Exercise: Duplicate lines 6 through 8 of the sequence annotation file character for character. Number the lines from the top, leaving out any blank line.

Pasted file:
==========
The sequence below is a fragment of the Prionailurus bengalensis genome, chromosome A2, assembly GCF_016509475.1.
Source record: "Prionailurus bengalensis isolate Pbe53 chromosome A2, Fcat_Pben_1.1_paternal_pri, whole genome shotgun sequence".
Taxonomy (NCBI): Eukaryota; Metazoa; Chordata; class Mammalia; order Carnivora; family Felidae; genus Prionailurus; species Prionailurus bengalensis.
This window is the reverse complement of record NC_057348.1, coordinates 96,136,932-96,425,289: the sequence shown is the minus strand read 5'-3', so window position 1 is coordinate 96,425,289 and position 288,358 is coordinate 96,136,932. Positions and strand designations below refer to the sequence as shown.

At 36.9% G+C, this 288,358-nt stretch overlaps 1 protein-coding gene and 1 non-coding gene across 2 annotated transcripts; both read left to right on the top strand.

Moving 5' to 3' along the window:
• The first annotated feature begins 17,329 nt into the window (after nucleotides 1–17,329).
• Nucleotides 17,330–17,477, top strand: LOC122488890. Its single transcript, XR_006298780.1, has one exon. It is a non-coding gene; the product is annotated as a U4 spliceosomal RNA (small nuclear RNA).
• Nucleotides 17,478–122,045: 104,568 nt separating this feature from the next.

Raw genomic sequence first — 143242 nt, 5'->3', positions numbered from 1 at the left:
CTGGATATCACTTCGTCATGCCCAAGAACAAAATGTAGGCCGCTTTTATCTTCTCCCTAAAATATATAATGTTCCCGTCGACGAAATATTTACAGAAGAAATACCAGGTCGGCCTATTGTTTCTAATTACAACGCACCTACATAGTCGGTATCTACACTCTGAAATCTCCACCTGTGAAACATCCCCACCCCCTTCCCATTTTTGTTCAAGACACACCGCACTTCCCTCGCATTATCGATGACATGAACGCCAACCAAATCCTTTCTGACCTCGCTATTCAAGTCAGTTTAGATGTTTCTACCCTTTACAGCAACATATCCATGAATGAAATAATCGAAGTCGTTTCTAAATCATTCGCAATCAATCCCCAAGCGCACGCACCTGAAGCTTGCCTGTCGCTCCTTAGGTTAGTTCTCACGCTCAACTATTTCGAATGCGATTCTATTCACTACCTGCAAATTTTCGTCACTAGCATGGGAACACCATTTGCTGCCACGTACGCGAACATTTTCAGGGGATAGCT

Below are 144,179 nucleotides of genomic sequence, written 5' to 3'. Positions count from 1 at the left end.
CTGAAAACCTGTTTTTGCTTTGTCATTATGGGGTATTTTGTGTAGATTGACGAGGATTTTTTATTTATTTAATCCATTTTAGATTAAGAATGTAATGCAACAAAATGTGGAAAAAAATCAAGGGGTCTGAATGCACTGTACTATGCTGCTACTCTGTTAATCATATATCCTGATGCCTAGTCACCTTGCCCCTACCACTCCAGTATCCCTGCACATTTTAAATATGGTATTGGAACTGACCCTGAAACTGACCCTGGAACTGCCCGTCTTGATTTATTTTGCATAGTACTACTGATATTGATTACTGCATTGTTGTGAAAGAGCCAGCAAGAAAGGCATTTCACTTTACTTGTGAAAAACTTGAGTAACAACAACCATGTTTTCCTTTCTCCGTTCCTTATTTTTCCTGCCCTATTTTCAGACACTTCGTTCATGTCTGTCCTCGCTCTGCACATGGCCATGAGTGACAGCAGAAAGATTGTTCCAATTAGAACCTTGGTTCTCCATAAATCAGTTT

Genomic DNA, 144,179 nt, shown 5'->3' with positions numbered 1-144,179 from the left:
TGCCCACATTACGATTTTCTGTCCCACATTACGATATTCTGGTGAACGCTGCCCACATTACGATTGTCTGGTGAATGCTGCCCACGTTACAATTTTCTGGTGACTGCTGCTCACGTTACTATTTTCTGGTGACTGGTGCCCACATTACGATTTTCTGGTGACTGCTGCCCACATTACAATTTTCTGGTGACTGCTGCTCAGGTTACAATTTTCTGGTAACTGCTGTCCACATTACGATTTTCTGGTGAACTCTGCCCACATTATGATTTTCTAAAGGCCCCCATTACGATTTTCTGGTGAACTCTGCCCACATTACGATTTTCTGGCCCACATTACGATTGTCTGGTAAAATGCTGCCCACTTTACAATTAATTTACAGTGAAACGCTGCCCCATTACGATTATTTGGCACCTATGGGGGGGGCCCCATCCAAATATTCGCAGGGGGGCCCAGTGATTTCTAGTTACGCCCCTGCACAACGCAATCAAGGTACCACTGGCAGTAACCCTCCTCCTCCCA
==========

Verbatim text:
Moving 5' to 3' along the window:
• The first annotated feature begins 17,329 nt into the window (after nucleotides 1–17,329).
• Nucleotides 17,330–17,477, top strand: LOC122488890. Its single transcript, XR_006298780.1, has one exon. It is a non-coding gene; the product is annotated as a U4 spliceosomal RNA (small nuclear RNA).